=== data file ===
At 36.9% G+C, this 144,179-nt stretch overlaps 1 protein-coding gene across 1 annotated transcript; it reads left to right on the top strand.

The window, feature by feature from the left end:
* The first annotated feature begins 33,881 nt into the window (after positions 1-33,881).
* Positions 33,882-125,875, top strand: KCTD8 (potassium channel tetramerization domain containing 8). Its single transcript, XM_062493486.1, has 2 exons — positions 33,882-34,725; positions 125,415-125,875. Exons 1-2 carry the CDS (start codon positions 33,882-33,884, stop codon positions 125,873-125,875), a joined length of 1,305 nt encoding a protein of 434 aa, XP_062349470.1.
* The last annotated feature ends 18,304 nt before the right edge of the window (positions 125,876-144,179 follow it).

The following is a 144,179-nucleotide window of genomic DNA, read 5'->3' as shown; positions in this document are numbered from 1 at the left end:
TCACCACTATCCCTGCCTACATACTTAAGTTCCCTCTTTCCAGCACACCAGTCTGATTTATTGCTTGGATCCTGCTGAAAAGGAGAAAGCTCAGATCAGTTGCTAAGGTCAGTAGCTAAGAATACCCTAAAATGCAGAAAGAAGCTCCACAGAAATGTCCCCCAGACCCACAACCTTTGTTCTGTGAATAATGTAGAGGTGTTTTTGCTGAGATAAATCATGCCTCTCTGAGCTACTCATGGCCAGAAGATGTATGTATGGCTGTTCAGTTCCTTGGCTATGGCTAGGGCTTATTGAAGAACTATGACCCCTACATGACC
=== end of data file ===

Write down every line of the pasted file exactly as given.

At 36.9% G+C, this 144,179-nt stretch overlaps 1 protein-coding gene across 1 annotated transcript; it reads left to right on the top strand.

The window, feature by feature from the left end:
* The first annotated feature begins 33,881 nt into the window (after positions 1-33,881).
* Positions 33,882-125,875, top strand: KCTD8 (potassium channel tetramerization domain containing 8). Its single transcript, XM_062493486.1, has 2 exons — positions 33,882-34,725; positions 125,415-125,875. Exons 1-2 carry the CDS (start codon positions 33,882-33,884, stop codon positions 125,873-125,875), a joined length of 1,305 nt encoding a protein of 434 aa, XP_062349470.1.
* The last annotated feature ends 18,304 nt before the right edge of the window (positions 125,876-144,179 follow it).

The following is a 144,179-nucleotide window of genomic DNA, read 5'->3' as shown; positions in this document are numbered from 1 at the left end:
TCACCACTATCCCTGCCTACATACTTAAGTTCCCTCTTTCCAGCACACCAGTCTGATTTATTGCTTGGATCCTGCTGAAAAGGAGAAAGCTCAGATCAGTTGCTAAGGTCAGTAGCTAAGAATACCCTAAAATGCAGAAAGAAGCTCCACAGAAATGTCCCCCAGACCCACAACCTTTGTTCTGTGAATAATGTAGAGGTGTTTTTGCTGAGATAAATCATGCCTCTCTGAGCTACTCATGGCCAGAAGATGTATGTATGGCTGTTCAGTTCCTTGGCTATGGCTAGGGCTTATTGAAGAACTATGACCCCTACATGACC